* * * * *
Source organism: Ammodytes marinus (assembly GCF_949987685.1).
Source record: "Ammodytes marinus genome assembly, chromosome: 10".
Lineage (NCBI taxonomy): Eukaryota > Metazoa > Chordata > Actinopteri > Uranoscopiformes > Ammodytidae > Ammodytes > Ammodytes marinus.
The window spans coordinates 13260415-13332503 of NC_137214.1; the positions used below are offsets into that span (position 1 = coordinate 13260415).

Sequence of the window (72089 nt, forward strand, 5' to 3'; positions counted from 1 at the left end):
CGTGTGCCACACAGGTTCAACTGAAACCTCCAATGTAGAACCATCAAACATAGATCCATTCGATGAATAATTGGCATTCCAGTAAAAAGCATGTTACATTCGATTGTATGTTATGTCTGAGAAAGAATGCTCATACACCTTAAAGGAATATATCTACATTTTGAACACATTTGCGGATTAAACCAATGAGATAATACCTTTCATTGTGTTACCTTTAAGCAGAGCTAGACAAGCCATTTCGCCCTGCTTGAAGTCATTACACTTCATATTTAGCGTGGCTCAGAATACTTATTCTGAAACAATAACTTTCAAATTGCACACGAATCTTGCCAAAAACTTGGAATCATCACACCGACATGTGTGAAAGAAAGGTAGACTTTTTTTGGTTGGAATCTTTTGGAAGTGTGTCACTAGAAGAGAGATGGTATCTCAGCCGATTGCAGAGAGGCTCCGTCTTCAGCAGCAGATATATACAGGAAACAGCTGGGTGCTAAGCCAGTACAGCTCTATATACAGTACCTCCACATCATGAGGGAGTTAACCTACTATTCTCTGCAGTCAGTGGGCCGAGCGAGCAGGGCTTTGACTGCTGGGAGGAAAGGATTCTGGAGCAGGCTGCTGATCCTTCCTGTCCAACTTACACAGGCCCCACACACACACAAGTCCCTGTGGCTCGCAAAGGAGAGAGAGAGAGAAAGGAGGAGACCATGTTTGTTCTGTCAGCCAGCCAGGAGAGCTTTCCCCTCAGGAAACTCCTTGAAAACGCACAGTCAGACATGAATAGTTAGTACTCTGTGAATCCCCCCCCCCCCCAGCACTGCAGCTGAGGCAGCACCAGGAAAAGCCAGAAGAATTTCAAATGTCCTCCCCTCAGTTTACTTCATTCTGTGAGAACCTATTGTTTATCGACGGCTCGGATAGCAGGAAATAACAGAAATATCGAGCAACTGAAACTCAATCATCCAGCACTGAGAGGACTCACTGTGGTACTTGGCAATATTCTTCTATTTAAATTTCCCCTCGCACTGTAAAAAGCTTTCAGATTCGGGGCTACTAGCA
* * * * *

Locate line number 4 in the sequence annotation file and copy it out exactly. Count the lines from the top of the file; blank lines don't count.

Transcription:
The window spans coordinates 13260415-13332503 of NC_137214.1; the positions used below are offsets into that span (position 1 = coordinate 13260415).